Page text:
The observatory at One World Trade Center opens to the public today.» Read More
Ten years after the attacks on September 11, we still don’t live in a world where we are free from terror threats. But we have made great progress on how to best communicate those threats in a way that makes us all a little bit safer.
Amid soaring demand and a weak economy, Trinity and other elite New York schools are beginning to change longstanding admissions practices as they try to balance often incongruous priorities, including institutional loyalty and a diverse student body. The New York Times reports.
"Post-9/11 surveillance measures have made it far too easy for the government to review our personal and business records, telephone and e-mail conversations, and virtually all aspects of our lives," the author and President of the ACLU explains in this guest blog why the Fourth Amendment is good for business and essential for democracy.
World Trade Center developer Larry Silverstein took over the lease at the WTC six weeks before the 9/11 attacks but he never gave up hope the city would rebuild, reports CNBC's Bob Pisani.
Ten years later, we’re arguably a sadder and more anxious nation, still struggling through a tough economy, yet we’re also more vigilant about security and ever-determined to remain resilient.
Middletown , N.J. which lost more people in the attack than any other town, saw some residents move away in the aftermath, while others were moved to find ways to keep memories alive.
Lower Manhattan was nearly destroyed in the 9/11 attacks, but 10 years later, with the help of major investment, it has seen a dramatic recovery.
We looked at 12 of the biggest Wall Street firms to see what made them decide to stay or leave. In some cases, the firms responded with a statement about how 9/11 has affected them.
During the decade-long period of healing, people in towns across America have been erecting memorials to the nearly 3,000 victims of the 9/11 terror attacks. Click to see the photos.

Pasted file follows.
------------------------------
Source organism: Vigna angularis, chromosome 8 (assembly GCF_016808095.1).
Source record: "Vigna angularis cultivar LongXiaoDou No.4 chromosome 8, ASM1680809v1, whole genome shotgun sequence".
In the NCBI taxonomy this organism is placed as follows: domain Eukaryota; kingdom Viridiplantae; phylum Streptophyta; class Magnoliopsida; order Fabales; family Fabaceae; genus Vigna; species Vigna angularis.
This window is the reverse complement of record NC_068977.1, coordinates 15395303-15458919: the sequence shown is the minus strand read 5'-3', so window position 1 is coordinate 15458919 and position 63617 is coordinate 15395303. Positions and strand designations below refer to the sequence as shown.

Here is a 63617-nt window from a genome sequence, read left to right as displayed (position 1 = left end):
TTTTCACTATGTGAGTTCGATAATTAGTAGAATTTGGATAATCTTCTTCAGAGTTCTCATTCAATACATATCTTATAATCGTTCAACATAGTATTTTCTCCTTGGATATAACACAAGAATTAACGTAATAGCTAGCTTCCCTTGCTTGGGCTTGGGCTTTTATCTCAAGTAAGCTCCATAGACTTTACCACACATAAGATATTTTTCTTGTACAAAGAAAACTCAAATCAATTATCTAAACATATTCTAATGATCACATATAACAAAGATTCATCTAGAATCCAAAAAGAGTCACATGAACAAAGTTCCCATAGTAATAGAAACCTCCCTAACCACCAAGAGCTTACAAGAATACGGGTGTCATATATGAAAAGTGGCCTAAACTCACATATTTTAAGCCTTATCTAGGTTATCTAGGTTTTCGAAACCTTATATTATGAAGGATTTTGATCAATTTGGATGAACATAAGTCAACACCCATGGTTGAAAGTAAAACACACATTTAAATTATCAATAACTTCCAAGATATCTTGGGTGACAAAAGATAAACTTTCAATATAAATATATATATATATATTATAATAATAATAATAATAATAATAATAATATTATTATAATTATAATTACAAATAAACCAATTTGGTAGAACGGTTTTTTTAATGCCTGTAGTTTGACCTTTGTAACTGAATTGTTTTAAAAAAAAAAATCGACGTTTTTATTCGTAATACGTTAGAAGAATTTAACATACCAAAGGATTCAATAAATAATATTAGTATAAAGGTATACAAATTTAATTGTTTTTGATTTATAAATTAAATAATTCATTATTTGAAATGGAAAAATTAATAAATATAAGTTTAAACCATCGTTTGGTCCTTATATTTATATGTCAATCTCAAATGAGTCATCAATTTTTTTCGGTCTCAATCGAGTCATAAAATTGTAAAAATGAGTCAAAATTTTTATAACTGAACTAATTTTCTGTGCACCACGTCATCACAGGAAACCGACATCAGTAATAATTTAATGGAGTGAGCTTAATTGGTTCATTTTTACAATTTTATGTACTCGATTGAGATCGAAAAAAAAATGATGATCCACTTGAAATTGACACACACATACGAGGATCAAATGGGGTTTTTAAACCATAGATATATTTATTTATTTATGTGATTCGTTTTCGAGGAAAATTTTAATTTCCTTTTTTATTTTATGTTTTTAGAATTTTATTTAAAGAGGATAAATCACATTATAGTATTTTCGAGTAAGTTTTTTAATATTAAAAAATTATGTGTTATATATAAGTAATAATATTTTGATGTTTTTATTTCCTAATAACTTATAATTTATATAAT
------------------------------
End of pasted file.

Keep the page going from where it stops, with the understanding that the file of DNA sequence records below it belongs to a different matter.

After ten years, memorials are still being built around the country on top of the 700 already in place. Each of them marks a unique healing path for the victim's family, the community and the whole nation.
Loss estimates from Hurricane Irene continued to fall and ratings agencies said insurers would have no problem with claims, helping boost insurance industry shares Wednesday.
How much do you know about the bottled-water industry? Take our quiz and find out.
Hurricane Irene had long since passed, but a lot of people who were hoping to get on airplanes as airports in the Northeast reopened Monday were not going anywhere anytime soon, reports the New York Times.
Get ready for a bunch of demand-side economists to tell you that the post-Hurricane Irene rebuilding phase is actually a good thing for future economic growth. But don’t believe it. Who has it right?
There is no question that Hurricane Irene will have an impact on quarterly results, Dave Berger, president and CEO of JetBlue Airways, told CNBC Monday.
As the rain has moved past New York City and Long Island and wind gusts have subsided, it seems to me that we can learn some things from the experience that relate to the government's current handling of the economy.
Hurricane Irene was the 'Perfect Storm' for insurers in a different sense of the cliche. The weakened storm that spared New York city from major damage gave the wealthy and rarely hit Northeast enough of a scare because of ominous weather forecasts leading up the storm that property insurers will be able to raise pricing even more next year, according to a Morgan Stanley analyst.
Hurricane Irene will take a very small bite out of a U.S. economy already struggling with debt and unemployment after businesses across the East Coast closed their doors ahead of the deadly storm.
Beaches along the Atlantic coast took a beating over the weekend from Hurricane Irene, which caused heavy damage to some popular seaside tourist towns while sparing others the worst of its powerful wind and waves.
Damage from Irene appears to be less than feared, a bit of reassuring news for a fragile economy.